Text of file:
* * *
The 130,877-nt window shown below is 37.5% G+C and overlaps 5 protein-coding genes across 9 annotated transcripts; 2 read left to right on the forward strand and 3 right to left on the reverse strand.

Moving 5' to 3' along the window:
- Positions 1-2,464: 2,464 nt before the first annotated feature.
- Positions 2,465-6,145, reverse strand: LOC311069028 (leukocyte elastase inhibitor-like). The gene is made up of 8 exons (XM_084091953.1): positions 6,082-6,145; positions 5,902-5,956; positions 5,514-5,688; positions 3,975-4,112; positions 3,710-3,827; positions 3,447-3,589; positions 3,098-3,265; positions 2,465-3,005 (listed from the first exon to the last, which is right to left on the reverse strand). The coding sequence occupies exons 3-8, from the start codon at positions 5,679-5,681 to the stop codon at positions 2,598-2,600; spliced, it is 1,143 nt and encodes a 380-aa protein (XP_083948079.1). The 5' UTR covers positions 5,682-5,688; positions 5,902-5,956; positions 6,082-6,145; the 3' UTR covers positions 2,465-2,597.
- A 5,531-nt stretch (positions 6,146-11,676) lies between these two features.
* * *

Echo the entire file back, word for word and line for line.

The 130,877-nt window shown below is 37.5% G+C and overlaps 5 protein-coding genes across 9 annotated transcripts; 2 read left to right on the forward strand and 3 right to left on the reverse strand.

Moving 5' to 3' along the window:
- Positions 1-2,464: 2,464 nt before the first annotated feature.
- Positions 2,465-6,145, reverse strand: LOC311069028 (leukocyte elastase inhibitor-like). The gene is made up of 8 exons (XM_084091953.1): positions 6,082-6,145; positions 5,902-5,956; positions 5,514-5,688; positions 3,975-4,112; positions 3,710-3,827; positions 3,447-3,589; positions 3,098-3,265; positions 2,465-3,005 (listed from the first exon to the last, which is right to left on the reverse strand). The coding sequence occupies exons 3-8, from the start codon at positions 5,679-5,681 to the stop codon at positions 2,598-2,600; spliced, it is 1,143 nt and encodes a 380-aa protein (XP_083948079.1). The 5' UTR covers positions 5,682-5,688; positions 5,902-5,956; positions 6,082-6,145; the 3' UTR covers positions 2,465-2,597.
- A 5,531-nt stretch (positions 6,146-11,676) lies between these two features.